The consensus among economists is that September’s NFP data will be in line with the previous three months. This is relevant to the outlook for the dollar, because of comments from Fed Chair Jerome Powell in the aftermath of the last policy meeting.
The Fed decided to hold rates steady, but imply another hike is likely in the next couple of meetings. One of the factors in the balance for that next rise in the rates is if the labor market remains tight. Powell seemed to suggest that the labor market is balancing out, which would imply that rates might stay steady at the current level.
The key levels to watch out for
Last month, the unemployment rate unexpectedly jumped, driven by a surge in the labor force participation. Powell’s comments specifically were addressing that situation, which has left some analysts to conclude that if the jobs numbers remain under what was reported last month, that pushes for there being no rate hike at the next meeting. That could leave the dollar a little bit more weakened.
On the other hand, the dollar has been gaining quite a lot lately as traders price in a surprisingly resilient US economy. That has helped keep interest rates high as it leaves room for the Fed to keep tightening for an extended period of time. Stronger labor figures would imply the economy continues to be strong, and could keep fuelling that dynamic. Even if the market isn’t convinced that the Fed will actually pull the trigger on more rate hikes, yields could keep drifting higher on improved economic sentiment. That could end up supporting the dollar either way.
What the forecasts say
The bottom line for the currency markets is that the US economy remains the better relative performer among the big countries. China is facing a housing problem. The UK and Europe are struggling with sluggish growth due to high energy prices. Despite the political turmoil in Washington that has once again raised the possibility of another flirt at a government shutdown – after narrowly avoiding one a couple of days ago – the dollar could still be supported.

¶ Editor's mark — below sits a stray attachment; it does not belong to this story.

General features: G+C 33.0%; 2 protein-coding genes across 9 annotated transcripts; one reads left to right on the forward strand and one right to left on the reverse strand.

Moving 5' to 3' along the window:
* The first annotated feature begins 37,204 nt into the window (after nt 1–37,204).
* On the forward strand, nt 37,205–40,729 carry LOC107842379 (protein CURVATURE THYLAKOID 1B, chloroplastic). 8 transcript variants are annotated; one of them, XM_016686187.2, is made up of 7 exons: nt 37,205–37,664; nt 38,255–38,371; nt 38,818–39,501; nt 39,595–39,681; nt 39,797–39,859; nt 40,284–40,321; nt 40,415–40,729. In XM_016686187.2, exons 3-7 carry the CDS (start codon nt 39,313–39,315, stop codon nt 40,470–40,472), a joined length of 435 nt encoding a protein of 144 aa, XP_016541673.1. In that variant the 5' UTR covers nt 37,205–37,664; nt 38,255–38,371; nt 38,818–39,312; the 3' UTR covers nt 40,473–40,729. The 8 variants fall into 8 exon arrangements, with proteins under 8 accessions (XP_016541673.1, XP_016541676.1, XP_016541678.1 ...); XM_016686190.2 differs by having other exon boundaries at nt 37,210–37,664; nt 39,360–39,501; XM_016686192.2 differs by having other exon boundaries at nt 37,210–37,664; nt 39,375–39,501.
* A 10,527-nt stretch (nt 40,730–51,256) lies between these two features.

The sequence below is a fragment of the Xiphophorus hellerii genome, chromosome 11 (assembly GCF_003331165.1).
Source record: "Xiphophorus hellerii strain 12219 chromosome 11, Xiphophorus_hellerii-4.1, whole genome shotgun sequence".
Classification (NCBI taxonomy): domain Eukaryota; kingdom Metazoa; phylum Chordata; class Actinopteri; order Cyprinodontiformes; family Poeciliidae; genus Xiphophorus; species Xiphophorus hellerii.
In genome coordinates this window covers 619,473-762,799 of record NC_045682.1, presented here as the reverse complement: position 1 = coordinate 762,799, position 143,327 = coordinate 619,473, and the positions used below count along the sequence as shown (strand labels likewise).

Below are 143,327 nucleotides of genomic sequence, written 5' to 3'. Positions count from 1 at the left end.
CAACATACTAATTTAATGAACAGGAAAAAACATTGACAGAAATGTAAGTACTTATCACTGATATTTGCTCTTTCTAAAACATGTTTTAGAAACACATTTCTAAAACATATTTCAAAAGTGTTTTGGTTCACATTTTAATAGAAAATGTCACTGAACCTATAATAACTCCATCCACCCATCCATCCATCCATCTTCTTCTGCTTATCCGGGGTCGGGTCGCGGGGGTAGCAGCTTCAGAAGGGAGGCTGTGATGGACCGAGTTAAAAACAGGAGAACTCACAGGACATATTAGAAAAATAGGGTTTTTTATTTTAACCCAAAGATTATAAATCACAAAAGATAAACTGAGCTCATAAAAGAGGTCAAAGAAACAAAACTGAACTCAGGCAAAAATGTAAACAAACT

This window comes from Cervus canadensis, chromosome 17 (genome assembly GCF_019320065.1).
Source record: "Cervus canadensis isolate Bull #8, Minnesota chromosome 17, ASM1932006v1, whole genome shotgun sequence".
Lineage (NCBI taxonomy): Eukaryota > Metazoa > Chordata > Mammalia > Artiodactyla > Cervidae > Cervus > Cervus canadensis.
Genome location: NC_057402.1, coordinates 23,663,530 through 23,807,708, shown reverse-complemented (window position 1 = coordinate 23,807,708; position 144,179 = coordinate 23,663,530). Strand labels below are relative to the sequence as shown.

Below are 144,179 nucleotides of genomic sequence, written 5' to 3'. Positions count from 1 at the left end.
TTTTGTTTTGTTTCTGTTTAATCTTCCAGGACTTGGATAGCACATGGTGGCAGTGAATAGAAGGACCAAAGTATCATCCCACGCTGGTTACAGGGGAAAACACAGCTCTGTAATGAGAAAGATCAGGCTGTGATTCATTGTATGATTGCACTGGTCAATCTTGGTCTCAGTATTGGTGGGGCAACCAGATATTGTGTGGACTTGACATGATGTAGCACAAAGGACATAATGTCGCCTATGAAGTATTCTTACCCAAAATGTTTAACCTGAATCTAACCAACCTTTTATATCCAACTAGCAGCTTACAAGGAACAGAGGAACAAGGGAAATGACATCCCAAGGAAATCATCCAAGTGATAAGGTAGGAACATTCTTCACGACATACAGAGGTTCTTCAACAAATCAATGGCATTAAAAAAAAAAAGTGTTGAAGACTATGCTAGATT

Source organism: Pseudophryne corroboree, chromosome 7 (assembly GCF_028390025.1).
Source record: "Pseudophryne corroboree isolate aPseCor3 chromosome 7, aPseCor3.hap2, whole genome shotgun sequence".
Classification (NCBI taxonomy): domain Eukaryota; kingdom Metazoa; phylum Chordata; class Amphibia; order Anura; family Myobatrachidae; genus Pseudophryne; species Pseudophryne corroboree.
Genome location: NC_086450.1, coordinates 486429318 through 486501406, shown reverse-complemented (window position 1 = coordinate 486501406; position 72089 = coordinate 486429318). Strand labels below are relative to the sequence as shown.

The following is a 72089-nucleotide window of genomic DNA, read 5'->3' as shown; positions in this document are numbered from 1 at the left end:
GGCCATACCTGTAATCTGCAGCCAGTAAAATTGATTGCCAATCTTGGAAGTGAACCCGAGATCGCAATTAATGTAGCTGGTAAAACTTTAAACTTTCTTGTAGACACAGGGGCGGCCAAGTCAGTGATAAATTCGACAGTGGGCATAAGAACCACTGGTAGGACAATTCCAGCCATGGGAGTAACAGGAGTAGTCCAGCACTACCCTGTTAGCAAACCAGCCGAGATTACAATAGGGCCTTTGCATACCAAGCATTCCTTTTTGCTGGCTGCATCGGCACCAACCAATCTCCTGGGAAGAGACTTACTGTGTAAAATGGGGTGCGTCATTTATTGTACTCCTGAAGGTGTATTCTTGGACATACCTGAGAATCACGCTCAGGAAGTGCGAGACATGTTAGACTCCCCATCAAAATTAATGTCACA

Economists expect the US to have added 168K new jobs in September, down slightly from the 187K reported last month. Though it’s become routine now that the prior months get revised down. The unemployment rate is expected to moderate a bit, ticking down to 3.7% from 3.8% after summer jobs might not roll over. However, the labor force participation rate is expected to be at the same rate as last month, which was a return to pre-pandemic levels.
The underlying distortion still remains
Earlier in the week, the JOLTS report showed a surprise jump in the number of open jobs by the end of August. 630K new jobs went unfilled, according to the BLS, despite the increase in people looking for work. Although this might represent a sign of increasing labor market tightness, analysts have cautioned it might be a one-off due to seasonal factors. That could mean the general cooling trend continues, and reducing the odds of that final rate hike by the Fed.
Average hourly earnings are expected to moderate a bit to 4.1%, down from 4.3%. That would still be above the (slowly creeping higher) inflation rate, and contribute to expectations that US consumers could remain resilient going into the end of the year.